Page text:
That's why I stand up and take note when price targets are far above or far below the current stock price. These are usually issued by analysts that tend to look further down the road -- to where a company's profit picture and business trends will be a year or two from now. And this is the kind of longer-term view I believe investors should have if they don't want to miss out on making quick gains that might only be disguised by short-term hiccups.
Here's a look at three stocks with price targets handily above current levels:
1. Rite Aid (NYSE: RAD)
Current price: $1.18
Guggenheim price target: $2
This debt-laden drug store chain sprang to life this past winter, as shares surged from under $1 in October 2011 to above $2 by March 2012. Buyout rumors led to a massive short squeeze, but as a buyer failed to emerge, shares quickly gave up almost all of those gains during the following months. Short sellers haven't been deterred: They still hold 41 million shares short.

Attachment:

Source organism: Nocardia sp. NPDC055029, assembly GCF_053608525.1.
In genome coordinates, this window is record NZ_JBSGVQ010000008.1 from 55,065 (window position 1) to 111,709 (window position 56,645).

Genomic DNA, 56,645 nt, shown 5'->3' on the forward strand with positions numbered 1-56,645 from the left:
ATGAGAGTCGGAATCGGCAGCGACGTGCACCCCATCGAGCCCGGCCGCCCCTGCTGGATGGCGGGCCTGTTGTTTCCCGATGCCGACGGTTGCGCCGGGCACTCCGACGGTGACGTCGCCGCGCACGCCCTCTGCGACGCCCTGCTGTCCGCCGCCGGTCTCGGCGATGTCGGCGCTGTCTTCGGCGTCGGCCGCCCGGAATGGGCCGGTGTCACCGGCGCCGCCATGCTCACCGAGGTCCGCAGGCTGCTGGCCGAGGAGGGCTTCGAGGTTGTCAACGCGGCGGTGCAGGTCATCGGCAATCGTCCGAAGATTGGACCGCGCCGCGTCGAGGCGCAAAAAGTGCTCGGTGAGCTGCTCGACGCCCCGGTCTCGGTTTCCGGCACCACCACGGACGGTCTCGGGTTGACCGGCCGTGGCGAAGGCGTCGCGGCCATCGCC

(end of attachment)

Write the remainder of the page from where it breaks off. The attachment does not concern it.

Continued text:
This trend was in evidence for Rite-Aid in September, according to company data, but on balance, should be a benefit for the bottom line. These Guggenheim analysts say Rite-Aid's third-quarter EBITDA will likely rise 12% from a year ago to $247 million, higher than most analysts are anticipating.
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